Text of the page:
Custom-built Glenmoor home is a gardener’s haven
Gorgeous sunset views and peaceful scenery drew Mary and John Schumacher to the lot on which they built their French Country estate in the gated community of Glenmoor. However, there was a reason the land was on the market for 20 years.
Creating a large home to fit the unusually long and narrow (145 feet deep by 200 feet wide) lot provided a challenge for its designers.
“Our architects designed this home specifically for this lot,” Mary said. “It follows the contour of the land.”
Built by their son Paul’s business, Schumacher Homes, the design is part of his architects’ Masterpiece Series. The 4,900-square-foot home has a 4,200-square-foot first floor and a 700-square-foot loft area over the garage, which is used as a play area for the couple’s 10 grandchildren.
Before entering the home, one first must appreciate the breathtaking flower gardens surrounding the house, which were planted by the couple.
“We are gardeners. We have dirt in our blood,” Mary said. “Our daughter said, ‘I’ve never seen a green thumb like yours and Daddy’s.’ ”
The couple, married 57 years with four children, own and operate Schumacher Realty. They share their home with Thurston and Lovey, their beloved Yorkshire terriers, which were gifts for their 50th wedding anniversary.
The little dogs greet guests in the entryway of the home, which has hardwood hickory floors throughout. Dramatic arches and barrel ceilings along the main hallway provide a lovely setting to display family photos and artwork. Ceiling heights range from 10 to 16 feet.
On the way to the open kitchen area, guests pass the theater room, with its six leather recliners and a 9-foot screen. John said he wanted it close to the kitchen so that husbands and wives can congregate in a closer vicinity during social gatherings.
The open floor plan encompasses the kitchen, eating area, great room and garden room to the rear of the house.
“This is where we all congregate,” said Mary of her kitchen.
Highlights include granite countertops, two copper sinks and a papered tray ceiling. The 5-by-7-foot center island offers plenty of counter space for entertaining. The kitchen area’s Oriental rugs are those with which Mary grew up on a farm in Louisville.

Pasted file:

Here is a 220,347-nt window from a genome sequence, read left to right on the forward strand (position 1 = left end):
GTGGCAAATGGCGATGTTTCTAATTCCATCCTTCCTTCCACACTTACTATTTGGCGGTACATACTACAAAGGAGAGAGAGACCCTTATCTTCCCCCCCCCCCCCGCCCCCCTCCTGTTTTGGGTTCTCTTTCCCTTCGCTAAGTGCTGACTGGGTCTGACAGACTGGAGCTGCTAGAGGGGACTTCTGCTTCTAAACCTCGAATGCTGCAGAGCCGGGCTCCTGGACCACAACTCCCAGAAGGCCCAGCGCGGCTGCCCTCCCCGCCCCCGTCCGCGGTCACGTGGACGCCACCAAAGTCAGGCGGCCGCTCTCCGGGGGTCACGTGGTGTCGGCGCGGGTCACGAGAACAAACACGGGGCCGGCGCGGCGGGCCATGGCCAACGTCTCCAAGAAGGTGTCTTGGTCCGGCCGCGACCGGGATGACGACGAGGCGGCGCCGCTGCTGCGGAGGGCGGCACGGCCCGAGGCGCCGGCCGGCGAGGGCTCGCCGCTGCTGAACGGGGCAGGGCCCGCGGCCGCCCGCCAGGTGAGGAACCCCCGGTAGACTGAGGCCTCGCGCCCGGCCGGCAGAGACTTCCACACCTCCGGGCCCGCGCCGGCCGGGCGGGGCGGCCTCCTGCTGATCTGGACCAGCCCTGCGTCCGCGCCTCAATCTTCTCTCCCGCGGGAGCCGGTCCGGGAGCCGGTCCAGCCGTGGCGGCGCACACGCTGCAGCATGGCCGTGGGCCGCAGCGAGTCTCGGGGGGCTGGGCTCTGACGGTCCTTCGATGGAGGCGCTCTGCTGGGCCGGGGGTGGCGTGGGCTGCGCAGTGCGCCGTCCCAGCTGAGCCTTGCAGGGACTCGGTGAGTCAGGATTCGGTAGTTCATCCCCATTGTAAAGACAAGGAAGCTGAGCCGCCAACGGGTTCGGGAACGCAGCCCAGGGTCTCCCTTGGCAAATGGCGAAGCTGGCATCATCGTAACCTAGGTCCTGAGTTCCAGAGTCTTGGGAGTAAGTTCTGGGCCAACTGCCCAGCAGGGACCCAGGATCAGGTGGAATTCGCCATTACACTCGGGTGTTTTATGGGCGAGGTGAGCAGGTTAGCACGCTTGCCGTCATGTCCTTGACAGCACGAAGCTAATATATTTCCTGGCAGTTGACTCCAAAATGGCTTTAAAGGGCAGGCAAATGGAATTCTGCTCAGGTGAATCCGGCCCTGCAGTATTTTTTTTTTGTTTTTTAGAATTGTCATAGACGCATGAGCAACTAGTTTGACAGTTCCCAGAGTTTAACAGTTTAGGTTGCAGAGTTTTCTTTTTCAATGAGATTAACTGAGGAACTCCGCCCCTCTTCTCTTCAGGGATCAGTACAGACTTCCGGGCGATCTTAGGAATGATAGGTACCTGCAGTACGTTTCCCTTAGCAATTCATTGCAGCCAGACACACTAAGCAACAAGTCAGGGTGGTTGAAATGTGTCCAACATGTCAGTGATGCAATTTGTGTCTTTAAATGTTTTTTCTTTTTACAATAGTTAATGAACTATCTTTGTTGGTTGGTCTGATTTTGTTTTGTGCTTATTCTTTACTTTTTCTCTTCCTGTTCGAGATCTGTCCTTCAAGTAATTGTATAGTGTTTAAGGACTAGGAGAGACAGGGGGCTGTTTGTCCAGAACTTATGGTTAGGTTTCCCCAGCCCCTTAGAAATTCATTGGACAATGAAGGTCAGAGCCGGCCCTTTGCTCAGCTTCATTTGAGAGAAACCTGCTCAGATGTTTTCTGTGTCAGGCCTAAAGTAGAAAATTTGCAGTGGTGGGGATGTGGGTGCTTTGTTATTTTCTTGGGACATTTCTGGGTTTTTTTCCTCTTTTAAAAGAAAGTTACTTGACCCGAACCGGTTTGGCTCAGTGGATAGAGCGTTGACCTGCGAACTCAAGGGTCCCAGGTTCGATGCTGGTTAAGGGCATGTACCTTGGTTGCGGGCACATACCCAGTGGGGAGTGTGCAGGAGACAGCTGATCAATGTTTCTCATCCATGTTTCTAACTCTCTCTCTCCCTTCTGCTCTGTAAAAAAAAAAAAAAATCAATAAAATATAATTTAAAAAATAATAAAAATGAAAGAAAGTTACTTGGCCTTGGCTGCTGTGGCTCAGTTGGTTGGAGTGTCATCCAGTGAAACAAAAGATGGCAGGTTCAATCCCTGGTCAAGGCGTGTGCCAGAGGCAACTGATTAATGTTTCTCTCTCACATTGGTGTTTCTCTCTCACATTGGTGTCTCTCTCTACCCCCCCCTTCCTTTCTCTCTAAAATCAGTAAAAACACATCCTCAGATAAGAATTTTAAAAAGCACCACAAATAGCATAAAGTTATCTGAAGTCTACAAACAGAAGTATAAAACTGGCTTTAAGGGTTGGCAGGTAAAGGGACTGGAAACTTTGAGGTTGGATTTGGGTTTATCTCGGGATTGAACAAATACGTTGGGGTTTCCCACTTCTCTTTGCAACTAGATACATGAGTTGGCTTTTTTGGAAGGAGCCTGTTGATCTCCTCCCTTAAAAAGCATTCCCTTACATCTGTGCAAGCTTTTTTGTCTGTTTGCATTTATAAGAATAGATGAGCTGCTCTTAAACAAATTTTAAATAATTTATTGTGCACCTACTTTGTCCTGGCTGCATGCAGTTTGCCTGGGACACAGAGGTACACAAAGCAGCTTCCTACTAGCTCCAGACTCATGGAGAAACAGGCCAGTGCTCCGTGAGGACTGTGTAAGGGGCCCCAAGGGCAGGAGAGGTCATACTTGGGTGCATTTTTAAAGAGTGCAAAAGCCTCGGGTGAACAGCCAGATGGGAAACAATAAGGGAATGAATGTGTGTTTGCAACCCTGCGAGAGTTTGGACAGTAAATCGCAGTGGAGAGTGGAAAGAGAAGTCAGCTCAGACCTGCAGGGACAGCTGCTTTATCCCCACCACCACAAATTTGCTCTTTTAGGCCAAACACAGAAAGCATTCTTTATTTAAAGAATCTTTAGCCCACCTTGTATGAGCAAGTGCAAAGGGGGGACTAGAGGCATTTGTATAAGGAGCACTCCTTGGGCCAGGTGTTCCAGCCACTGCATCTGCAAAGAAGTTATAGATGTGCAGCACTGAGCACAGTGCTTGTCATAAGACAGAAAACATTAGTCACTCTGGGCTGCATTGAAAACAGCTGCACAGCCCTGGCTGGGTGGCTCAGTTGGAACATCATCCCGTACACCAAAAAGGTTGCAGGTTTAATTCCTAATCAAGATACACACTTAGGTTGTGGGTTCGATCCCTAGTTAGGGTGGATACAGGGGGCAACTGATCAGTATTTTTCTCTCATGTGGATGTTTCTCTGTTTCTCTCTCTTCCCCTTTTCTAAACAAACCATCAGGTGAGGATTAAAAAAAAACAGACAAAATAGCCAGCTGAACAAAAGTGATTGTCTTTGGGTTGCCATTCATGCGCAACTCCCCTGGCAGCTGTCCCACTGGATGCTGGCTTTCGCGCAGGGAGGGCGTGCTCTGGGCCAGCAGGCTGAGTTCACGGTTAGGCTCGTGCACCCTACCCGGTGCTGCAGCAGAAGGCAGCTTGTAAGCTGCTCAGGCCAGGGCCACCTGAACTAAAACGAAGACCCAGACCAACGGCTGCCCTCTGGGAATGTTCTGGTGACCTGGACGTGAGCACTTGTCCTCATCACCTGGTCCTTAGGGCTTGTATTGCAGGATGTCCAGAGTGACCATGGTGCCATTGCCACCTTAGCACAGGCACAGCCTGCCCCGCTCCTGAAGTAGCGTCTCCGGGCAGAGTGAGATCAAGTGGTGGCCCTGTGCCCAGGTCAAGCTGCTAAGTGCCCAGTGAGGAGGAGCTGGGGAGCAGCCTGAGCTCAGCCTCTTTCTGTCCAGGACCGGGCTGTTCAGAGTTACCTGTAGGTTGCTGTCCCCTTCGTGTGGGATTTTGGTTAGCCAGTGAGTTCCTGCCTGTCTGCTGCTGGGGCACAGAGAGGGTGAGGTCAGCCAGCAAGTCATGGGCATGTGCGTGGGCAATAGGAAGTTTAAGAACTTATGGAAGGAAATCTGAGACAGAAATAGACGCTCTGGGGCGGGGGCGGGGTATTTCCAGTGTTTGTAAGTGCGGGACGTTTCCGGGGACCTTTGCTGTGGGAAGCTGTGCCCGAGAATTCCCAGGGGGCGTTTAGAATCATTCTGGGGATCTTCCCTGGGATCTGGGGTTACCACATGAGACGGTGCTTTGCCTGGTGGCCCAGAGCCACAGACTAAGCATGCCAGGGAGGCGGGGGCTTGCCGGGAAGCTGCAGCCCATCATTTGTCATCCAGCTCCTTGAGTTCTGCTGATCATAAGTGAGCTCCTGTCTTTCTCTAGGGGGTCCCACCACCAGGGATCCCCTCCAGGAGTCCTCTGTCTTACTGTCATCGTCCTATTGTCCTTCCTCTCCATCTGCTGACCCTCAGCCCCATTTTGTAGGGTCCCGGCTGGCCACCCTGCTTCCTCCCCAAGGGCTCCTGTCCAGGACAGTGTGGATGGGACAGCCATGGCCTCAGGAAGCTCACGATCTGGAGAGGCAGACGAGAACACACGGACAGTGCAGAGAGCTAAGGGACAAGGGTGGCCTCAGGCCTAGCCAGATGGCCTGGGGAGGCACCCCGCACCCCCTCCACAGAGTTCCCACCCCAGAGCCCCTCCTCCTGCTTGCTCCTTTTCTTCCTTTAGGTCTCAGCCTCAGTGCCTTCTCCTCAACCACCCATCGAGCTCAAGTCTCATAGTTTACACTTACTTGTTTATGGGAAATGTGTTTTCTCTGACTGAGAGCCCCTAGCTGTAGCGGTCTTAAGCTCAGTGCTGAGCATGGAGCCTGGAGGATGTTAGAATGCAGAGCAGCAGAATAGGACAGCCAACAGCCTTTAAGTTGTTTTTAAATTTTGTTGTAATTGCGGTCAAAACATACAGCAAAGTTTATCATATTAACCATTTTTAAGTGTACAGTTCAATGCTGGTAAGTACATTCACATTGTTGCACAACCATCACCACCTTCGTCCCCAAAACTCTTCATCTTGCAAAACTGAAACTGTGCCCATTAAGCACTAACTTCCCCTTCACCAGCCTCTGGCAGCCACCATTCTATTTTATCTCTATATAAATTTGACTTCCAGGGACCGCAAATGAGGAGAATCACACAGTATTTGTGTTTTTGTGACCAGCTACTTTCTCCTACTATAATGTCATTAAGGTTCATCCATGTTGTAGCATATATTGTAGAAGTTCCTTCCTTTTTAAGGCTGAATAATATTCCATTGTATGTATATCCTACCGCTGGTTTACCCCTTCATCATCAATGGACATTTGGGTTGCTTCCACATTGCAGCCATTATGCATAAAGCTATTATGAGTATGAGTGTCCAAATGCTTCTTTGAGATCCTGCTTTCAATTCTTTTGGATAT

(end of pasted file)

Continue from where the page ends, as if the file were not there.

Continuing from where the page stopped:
John likes the long narrow “schoolhouse” table that seats eight and separates the kitchen from the great room.
“It has drawers for hiding vegetables,” he pointed out with a chuckle.
The great room has a comfortable leather sectional and matching chairs where the couple relax.
“This is typical of a hearth room you would see in Europe,” said John, who pointed out the African kudu head with its unusual twisted horns over his fireplace. The kudu was given to him by a client.
The breathtaking screened porch is perhaps the most unusual space in the home. A vaulted pine tongue-and-groove ceiling and a stone fireplace allow them to enjoy the area even in cooler weather.
The couple spend mornings in the room, enjoying the scenery of the Timken family farm nearby, which includes a herd of deer that pass regularly.
“We’re early risers,” said Mary. “It’s so peaceful.”
“And the sunset to the west is just awesome,” added John.
The first-floor master suite has a terrace off both the bedroom and bathroom with more views of the gardens.
The area also features his and hers walk-in dressing rooms.
“If I left this house, I think I’d miss this the most,” Mary said of her dressing room.